- Caffeine can stay in a teen’s system for up to eight hours. Make sure your teen isn’t drinking caffeinated sodas, energy drinks or coffee after lunch, as this is likely to interfere with their sleep cycle.
If you notice a shift in mood when your teen is trying to reduce their caffeine intake, let a doctor know as soon as possible. The brain is sensitive and this can bring about underlying issues that your child may have been suppressing with their use of caffeine.
3. Not Enough Sleep
Teens are not getting nearly enough sleep. Staying up to finish their homework or watching YouTube may seem like the norm for kids these days, but that may be a contributing factor in the higher rates of mental health disorders in young adults.
Sleep is the foundation for focus and emotion regulation. Science shows that melatonin levels (the “sleep hormone”) in the blood naturally rise later at night and fall later in the morning in teenagers. This may explain why many teens stay up late and struggle with getting up in the morning. Teens should get about 9-10 hours of sleep a night, but most teens don’t get enough sleep. A lack of sleep makes paying attention hard, increases impulsivity and may also increase irritability and depression.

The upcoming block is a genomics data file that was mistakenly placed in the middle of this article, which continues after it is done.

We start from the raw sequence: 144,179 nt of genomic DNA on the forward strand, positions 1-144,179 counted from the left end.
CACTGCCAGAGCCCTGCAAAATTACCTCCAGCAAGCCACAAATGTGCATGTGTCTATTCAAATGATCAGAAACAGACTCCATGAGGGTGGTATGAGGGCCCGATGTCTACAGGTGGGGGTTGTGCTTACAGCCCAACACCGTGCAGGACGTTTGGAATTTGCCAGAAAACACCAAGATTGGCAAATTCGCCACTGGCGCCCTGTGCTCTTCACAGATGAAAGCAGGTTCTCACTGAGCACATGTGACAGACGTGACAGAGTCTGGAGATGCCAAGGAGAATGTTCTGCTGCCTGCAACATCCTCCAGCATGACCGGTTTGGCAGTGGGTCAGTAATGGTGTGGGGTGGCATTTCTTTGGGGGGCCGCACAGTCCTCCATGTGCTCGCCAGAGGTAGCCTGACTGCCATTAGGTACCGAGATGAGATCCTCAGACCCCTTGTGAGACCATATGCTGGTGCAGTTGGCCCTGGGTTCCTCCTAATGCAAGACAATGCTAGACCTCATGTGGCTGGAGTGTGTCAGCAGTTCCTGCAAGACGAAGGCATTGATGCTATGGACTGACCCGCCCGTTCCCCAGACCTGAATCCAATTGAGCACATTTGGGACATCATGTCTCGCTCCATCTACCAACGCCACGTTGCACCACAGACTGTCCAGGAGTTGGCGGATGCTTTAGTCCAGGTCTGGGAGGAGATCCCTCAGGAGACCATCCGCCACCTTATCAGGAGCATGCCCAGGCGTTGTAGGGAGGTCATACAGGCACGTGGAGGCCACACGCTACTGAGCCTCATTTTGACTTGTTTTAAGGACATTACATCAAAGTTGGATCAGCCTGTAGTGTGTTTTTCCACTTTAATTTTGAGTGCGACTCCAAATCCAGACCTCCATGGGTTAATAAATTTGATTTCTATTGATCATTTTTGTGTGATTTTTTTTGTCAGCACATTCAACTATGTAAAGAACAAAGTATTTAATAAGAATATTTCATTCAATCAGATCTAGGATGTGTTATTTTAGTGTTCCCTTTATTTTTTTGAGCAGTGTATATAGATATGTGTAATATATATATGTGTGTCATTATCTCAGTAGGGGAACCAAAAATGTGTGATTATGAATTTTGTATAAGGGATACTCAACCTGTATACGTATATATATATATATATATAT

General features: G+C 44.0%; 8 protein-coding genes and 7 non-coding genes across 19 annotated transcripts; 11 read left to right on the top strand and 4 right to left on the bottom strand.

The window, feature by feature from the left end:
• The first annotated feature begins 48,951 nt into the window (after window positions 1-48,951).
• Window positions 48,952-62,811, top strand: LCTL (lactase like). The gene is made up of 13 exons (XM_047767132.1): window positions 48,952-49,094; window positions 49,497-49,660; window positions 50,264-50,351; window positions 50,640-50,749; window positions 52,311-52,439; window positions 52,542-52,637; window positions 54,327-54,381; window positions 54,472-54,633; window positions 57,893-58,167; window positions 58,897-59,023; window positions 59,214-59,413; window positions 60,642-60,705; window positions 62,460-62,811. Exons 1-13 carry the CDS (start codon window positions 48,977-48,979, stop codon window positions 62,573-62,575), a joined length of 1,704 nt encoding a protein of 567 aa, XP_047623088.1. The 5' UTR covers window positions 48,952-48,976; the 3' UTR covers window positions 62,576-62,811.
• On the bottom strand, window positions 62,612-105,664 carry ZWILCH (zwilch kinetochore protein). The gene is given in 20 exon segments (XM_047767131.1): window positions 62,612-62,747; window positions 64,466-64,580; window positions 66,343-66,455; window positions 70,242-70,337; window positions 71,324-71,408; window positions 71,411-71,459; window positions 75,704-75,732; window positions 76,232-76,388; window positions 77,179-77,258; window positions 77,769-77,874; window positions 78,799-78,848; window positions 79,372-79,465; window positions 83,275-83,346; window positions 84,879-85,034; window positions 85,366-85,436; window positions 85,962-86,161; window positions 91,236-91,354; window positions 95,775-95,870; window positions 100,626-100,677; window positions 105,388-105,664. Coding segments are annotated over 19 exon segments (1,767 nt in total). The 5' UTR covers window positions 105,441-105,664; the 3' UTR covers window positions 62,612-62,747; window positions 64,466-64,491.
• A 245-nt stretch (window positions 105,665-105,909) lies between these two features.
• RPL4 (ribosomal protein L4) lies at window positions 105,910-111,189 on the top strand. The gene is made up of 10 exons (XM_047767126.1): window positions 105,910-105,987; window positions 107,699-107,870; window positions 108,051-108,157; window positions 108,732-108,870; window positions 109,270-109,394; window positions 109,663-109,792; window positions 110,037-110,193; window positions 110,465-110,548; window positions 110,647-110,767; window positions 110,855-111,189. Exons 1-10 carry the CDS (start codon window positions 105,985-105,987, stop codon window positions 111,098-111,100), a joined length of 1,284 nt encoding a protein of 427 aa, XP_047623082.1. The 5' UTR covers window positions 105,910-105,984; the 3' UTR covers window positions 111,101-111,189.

Your immune system goes downhill fast when you’re tired, meaning you’re more likely to catch a cold, and on those days following sleepless nights, you feel hungrier than usual and will crave high-fat, high-calorie foods.
When operating on little sleep, you’ll have a hard time remembering things, feel less focused, and could even lose brain tissue. The brain repairs itself at night and, without sufficient sleep, it is unable to do so.
These three “bad habits” we see in our clinical practice are not behaviors that teen’s are engaging in to purposely hurt their health. Rather, they are things their peers do, their parents engage in or popular culture shows them as “the cool thing to do”. The problem is very few adults tell them about the correlation between these habits and their health. The more we educate them of the impact on how these behaviors affect their emotions, the more we can help them with their overall mental health.
Authored by: Emily Roberts, MA, LPC